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Too many users abused unlimited Dropbox plans, so they’re getting limits | News Fission

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Sometimes the honor system just doesn’t work.

Up until yesterday, Dropbox offered an unlimited $24-per-user-per-month plan for businesses called Dropbox Advanced that came with an “as much as you need” storage cap. This was intended to free business users from needing to worry about quotas.

But as with unlimited cell phone data plans, the bad behavior of a small group of users is apparently ruining unlimited Dropbox storage for everybody. The company said in a blog post yesterday that it was retiring its unlimited storage policy specifically because people were buying Dropbox Advanced accounts “for purposes like crypto and Chia mining, unrelated individuals pooling storage for personal use cases, or even instances of reselling storage.” Dropbox says that these users were using “thousands of times more storage than [Dropbox’s] genuine business customers.”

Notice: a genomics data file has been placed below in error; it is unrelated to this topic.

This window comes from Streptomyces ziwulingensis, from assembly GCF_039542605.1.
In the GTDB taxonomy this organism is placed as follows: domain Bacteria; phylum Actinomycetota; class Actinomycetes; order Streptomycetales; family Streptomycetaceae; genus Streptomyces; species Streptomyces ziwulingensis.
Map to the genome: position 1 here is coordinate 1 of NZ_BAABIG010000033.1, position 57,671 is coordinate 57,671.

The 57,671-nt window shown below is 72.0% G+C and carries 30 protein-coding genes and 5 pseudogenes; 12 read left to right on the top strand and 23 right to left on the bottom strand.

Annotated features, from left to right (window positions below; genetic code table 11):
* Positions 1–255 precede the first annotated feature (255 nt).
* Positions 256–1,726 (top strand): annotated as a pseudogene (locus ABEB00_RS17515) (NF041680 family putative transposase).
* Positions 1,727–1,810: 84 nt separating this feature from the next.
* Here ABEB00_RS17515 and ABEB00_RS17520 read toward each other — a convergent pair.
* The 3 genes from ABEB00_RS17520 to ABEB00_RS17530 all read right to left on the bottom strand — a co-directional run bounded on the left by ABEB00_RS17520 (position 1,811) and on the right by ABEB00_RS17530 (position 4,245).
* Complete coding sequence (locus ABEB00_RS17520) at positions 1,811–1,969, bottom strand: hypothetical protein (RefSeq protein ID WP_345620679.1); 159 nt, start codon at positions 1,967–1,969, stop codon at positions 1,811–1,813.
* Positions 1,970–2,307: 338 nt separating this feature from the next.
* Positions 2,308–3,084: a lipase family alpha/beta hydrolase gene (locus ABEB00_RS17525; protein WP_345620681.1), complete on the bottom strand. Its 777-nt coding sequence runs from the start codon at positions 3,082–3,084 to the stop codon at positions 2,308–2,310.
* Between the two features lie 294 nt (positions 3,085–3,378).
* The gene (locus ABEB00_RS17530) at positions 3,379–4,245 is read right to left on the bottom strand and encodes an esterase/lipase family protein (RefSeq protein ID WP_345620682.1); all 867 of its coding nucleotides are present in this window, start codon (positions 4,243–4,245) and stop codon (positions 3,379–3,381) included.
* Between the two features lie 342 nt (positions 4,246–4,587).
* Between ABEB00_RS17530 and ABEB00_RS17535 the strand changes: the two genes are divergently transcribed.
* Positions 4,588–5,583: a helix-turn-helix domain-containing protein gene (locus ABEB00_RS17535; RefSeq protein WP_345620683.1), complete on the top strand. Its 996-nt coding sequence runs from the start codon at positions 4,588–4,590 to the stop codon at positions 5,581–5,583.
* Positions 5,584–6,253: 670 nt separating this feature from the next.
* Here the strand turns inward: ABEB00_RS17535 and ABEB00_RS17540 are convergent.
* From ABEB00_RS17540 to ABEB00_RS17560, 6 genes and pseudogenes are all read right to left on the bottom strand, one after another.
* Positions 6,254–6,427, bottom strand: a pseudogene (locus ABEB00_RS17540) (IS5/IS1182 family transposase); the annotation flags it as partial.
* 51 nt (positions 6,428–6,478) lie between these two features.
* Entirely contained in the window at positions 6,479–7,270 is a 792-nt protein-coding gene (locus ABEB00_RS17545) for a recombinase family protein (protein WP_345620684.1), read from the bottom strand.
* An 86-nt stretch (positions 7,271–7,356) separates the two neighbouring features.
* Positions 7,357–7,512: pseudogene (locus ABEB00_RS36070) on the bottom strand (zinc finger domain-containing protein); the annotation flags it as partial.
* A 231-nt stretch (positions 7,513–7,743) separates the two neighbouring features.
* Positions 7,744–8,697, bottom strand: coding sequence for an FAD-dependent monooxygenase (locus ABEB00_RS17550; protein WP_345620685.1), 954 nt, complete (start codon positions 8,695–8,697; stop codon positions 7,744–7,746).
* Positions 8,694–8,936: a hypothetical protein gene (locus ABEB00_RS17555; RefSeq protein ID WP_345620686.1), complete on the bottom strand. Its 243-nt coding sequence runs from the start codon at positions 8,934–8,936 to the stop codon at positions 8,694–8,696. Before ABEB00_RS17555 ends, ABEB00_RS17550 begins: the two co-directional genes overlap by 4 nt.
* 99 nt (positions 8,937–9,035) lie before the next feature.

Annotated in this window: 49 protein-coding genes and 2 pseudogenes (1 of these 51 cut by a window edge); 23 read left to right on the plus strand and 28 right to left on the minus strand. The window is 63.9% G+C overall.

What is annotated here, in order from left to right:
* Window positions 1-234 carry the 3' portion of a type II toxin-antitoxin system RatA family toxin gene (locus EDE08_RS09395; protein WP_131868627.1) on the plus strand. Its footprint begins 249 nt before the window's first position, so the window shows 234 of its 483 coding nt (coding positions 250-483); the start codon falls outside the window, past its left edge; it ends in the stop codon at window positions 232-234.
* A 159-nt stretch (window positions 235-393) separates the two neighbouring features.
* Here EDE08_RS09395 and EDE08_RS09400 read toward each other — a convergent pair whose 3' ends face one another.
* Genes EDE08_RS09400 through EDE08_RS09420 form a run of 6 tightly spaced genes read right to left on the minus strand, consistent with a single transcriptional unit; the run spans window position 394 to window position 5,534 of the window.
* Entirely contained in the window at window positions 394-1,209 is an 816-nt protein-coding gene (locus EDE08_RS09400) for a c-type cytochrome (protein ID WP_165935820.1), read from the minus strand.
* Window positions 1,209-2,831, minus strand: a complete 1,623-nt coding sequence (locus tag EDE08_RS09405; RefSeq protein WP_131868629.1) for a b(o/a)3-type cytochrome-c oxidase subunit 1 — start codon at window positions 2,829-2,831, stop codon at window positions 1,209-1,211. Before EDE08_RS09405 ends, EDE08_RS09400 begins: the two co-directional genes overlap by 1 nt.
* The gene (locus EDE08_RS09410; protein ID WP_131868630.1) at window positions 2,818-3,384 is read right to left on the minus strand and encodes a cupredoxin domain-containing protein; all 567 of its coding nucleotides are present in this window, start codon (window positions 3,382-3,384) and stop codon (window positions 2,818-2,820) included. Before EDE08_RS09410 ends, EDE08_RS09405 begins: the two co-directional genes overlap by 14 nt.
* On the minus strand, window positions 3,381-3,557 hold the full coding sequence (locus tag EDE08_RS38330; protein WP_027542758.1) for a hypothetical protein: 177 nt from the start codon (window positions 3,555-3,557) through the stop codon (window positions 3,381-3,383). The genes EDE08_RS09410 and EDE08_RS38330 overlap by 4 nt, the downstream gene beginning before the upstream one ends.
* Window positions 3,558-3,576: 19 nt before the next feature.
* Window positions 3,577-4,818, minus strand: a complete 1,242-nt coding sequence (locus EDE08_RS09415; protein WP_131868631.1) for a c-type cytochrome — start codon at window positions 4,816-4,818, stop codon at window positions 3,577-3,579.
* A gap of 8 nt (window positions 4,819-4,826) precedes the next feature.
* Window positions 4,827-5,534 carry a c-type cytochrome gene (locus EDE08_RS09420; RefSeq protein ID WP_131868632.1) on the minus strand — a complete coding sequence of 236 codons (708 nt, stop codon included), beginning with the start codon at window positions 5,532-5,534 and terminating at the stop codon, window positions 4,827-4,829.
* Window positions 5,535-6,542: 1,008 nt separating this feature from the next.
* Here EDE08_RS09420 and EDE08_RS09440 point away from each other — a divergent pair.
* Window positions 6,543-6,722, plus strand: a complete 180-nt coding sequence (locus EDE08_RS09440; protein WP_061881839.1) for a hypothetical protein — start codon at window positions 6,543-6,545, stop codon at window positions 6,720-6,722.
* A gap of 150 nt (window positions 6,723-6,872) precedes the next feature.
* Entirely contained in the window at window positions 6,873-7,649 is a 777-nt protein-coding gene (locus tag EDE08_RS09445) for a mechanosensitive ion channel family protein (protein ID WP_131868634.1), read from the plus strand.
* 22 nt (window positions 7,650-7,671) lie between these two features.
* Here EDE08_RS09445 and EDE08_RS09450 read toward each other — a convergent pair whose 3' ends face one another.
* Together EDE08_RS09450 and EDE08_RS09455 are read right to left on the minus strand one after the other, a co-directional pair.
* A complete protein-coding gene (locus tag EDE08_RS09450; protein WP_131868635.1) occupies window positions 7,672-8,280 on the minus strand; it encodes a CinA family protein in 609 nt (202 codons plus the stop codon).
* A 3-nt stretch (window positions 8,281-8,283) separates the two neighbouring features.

Dropbox also says that this behavior has been getting worse recently because other services have also been placing caps on their storage plans—at some point within the last year, Google also removed similar “as much as you need” language from its Google Workspace plans.

Rather than attempting to police behavior or play whack-a-mole with the people abusing the service, Dropbox has imposed a 15TB cap on organizations with three or fewer users. An additional 5TB per user can be added on top of that, with a maximum cap of 1,000TB per organization.

To help legitimate business users transition, Dropbox says that “customers using less than 35TB of storage per license” can keep however much they’re using plus an additional 5TB for five years “at no additional charge.” Organizations using more than 35TB will get the same deal for one year, but they’ll need to deal with Dropbox directly to work out pricing. As a baseline, adding 1TB of storage without adding additional users will cost either $10 a month or $96 a year.

New customers will be affected by this policy change immediately, as you’ll see if you check the current pricing for Dropbox Advanced plans. Existing users will be “gradually migrated” to the new plans starting on November 1, and they’ll be notified at least 30 days before the migration happens.

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